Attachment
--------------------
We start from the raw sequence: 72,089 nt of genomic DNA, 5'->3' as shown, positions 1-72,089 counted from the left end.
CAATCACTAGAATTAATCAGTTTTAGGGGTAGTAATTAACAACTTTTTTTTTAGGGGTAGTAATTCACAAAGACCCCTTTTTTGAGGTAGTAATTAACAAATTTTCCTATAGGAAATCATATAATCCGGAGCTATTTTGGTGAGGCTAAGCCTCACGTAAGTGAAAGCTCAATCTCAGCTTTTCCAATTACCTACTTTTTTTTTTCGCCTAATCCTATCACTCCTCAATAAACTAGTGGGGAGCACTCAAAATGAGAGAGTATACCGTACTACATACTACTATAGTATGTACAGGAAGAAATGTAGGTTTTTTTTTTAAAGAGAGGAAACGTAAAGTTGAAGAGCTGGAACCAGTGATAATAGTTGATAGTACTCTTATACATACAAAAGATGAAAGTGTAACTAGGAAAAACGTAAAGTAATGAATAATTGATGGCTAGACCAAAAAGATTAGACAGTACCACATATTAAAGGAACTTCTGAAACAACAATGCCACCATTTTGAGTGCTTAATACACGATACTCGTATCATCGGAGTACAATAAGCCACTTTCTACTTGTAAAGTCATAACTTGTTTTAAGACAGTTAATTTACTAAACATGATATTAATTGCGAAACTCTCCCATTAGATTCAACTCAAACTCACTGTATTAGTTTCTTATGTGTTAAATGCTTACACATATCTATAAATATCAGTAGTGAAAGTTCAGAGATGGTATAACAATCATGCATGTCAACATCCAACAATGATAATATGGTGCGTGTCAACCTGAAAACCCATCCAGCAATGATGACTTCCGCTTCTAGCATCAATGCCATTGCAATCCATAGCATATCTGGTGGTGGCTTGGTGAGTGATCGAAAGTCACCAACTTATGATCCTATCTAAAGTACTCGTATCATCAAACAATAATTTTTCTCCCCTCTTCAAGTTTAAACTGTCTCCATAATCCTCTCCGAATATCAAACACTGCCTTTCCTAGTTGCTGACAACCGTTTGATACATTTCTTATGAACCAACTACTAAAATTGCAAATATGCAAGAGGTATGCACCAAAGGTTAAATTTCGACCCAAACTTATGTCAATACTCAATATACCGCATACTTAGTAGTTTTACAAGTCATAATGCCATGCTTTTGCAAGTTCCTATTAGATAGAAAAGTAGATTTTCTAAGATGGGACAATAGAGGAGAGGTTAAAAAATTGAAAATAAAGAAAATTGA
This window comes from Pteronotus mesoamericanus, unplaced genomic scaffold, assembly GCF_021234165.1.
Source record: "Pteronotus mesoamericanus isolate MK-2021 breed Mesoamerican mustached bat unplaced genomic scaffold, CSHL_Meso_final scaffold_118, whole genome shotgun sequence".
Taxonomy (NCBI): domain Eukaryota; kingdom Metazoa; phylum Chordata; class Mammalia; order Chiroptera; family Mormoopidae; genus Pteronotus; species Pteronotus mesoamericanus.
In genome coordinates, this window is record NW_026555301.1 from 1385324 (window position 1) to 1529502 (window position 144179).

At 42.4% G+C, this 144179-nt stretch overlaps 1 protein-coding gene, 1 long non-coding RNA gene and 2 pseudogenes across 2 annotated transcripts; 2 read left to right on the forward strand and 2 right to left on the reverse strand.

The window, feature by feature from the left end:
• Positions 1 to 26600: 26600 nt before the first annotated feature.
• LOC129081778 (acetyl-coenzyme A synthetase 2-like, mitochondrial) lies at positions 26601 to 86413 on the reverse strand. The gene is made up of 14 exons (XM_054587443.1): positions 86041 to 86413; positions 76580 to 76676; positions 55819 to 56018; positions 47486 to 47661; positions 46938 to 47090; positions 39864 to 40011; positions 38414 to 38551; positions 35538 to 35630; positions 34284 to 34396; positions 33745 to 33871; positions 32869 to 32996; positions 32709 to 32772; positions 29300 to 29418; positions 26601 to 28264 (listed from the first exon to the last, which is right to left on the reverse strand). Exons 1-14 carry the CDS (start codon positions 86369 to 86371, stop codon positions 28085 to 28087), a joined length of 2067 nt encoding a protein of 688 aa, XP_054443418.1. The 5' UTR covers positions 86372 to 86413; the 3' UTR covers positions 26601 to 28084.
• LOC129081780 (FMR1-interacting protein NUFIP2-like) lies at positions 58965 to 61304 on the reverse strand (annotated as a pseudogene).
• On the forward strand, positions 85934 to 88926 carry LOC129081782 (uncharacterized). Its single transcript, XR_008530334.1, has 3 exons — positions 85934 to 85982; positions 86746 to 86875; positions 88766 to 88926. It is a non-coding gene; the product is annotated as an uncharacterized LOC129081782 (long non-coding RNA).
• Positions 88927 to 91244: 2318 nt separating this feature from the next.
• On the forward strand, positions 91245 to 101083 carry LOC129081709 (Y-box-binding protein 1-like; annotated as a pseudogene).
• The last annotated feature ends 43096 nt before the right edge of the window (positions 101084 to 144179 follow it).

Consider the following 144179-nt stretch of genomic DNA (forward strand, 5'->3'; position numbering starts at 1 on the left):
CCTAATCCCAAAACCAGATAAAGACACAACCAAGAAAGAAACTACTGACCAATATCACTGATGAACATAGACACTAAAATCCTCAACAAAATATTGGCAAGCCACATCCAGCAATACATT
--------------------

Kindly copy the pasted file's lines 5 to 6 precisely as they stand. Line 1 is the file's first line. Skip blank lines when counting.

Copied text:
Taxonomy (NCBI): domain Eukaryota; kingdom Metazoa; phylum Chordata; class Mammalia; order Chiroptera; family Mormoopidae; genus Pteronotus; species Pteronotus mesoamericanus.
In genome coordinates, this window is record NW_026555301.1 from 1385324 (window position 1) to 1529502 (window position 144179).